order Pregabalin Like any sensible golf fan, I’m at home playing with my friends and, between rounds, watching the Open on TV. I visited Merion back in March, though, and while I was there I took a close look at the club’s famous showers, which have heads the size of manhole covers. Using one is like bathing in a car wash—in a good way.
The showers require not just oversize supply pipes but also oversize drains. In the nineteen-forties, as the club struggled to overcome the economic impact of both the Great Depression and the Second World War, the house committee replaced them with conventional fixtures, in the hope of reducing the club’s water bill. J. Howard Pew, who was the president of the Sun Oil Company, demanded that the old fixtures be put back, and instructed the committee to add the club’s water expense to his own house account—as it did for years. (Merion didn’t retire its mortgage until 1971.)
Merion-style shower heads have become standard fixtures at go-to-hell golf clubs all over. Pine Valley (which was founded by pretty much the same group of guys who founded Merion) has them. So, surprisingly, do a few clubs in the British Isles, which may be the source of this grooming arrangement:
When Merion remodeled its women’s locker room, the women decided they wanted Merion-style showers, too. But then one of them realized that if they had them they would no longer be able to avoid getting their hair wet, so they stuck with wall-mounted fixtures. Their loss.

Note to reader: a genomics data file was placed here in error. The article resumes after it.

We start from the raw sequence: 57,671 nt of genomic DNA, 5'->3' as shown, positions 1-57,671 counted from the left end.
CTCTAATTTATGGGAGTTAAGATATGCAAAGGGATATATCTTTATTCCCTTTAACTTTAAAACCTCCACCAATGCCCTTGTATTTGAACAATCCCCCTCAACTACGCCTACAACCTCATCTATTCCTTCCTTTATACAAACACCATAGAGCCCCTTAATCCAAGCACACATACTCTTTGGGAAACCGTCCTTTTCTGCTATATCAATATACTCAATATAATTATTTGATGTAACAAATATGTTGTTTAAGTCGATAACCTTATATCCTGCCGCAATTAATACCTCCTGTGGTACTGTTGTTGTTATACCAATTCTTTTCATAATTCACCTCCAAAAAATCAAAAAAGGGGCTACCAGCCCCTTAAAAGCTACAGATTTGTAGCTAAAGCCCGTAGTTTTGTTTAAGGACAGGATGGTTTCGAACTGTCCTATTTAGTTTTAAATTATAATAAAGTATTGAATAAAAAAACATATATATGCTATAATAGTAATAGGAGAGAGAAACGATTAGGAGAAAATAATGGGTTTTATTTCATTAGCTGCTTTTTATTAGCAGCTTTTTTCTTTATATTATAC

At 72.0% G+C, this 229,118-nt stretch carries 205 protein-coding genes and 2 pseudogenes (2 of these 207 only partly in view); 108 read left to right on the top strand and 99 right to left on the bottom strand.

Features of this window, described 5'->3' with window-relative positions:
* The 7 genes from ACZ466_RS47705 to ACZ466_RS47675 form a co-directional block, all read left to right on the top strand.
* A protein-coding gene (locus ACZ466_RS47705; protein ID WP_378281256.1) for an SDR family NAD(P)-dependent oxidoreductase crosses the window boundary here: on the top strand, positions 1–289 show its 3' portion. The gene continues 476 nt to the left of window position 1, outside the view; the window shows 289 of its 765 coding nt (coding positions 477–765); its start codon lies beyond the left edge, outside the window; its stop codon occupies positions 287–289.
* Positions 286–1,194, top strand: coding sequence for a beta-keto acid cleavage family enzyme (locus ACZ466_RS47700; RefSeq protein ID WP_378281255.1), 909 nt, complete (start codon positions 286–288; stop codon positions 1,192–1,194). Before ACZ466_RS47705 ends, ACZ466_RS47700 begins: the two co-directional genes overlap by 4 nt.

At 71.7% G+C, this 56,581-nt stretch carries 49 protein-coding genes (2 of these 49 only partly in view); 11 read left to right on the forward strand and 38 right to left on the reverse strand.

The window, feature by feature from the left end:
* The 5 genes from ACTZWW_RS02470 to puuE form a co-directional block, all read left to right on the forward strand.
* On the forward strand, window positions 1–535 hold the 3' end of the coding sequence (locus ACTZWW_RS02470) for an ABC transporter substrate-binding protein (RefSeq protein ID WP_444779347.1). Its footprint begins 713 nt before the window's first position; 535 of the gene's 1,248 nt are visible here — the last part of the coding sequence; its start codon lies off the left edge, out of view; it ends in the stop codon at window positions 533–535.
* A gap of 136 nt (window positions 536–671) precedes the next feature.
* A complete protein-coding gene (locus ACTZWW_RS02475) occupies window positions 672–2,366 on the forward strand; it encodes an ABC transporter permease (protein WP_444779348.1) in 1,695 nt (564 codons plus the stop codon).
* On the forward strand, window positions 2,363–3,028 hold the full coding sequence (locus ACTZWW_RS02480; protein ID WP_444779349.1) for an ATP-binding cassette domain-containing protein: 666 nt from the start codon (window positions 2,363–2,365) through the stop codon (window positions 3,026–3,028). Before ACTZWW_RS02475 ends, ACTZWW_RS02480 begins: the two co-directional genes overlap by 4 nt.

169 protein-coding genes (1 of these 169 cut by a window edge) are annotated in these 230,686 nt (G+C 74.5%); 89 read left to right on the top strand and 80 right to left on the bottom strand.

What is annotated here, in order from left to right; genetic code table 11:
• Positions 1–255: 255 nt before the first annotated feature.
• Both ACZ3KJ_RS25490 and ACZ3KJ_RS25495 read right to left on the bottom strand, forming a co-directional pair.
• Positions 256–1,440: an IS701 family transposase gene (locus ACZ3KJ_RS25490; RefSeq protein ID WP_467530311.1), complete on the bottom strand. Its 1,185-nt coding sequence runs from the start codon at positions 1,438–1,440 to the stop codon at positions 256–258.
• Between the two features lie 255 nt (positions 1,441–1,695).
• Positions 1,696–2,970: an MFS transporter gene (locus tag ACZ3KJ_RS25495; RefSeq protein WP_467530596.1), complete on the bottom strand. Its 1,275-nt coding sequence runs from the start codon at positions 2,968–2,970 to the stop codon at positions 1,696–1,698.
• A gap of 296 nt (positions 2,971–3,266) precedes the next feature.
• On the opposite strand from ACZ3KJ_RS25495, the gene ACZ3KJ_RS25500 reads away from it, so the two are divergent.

Merion’s men’s locker room has two levels, whose residents compete every year in an upstairs/downstairs tournament. (Winged Foot members do the same.) The current titleholder is indicated by a clock-like dial on the upper level, although I was told, confidentially, that members of the vanquished side will sometimes move the pointer.
On the wall outside the downstairs shower room are several framed scorecards. One of them commemorates a round in 1964 during which a member named Andrew J. Davis, Jr., played the first seven holes in two over par (after hitting a ball out of bounds on the second) and then made ten consecutive 3s. He finished with what must, by that point, have seemed like a disappointing 4, on the club’s 450-yard closing hole, for a score of 65.
On a winter evening a decade ago, a member named Edward Slevin, Jr., organized a dinner for a small group of his golf buddies in the bar on the second floor of the Merion clubhouse. They were marking time till spring and, not incidentally, trying to spend down their food minimums. In the years since then, their informal gathering has evolved into a monthly off-season party, and it’s now so popular that the only club space large enough to accommodate it is the men’s locker room. I attended the March dinner, two weeks before the East Course was scheduled to reopen for 2013. Slevin sat at the head of a very long table, which was almost a full lob wedge from end to end, and when dessert and various announcements were over much of the group reconvened downstairs, in the bar. Here’s what the table looked like before we all sat down:
Hey, how about a shower before dessert?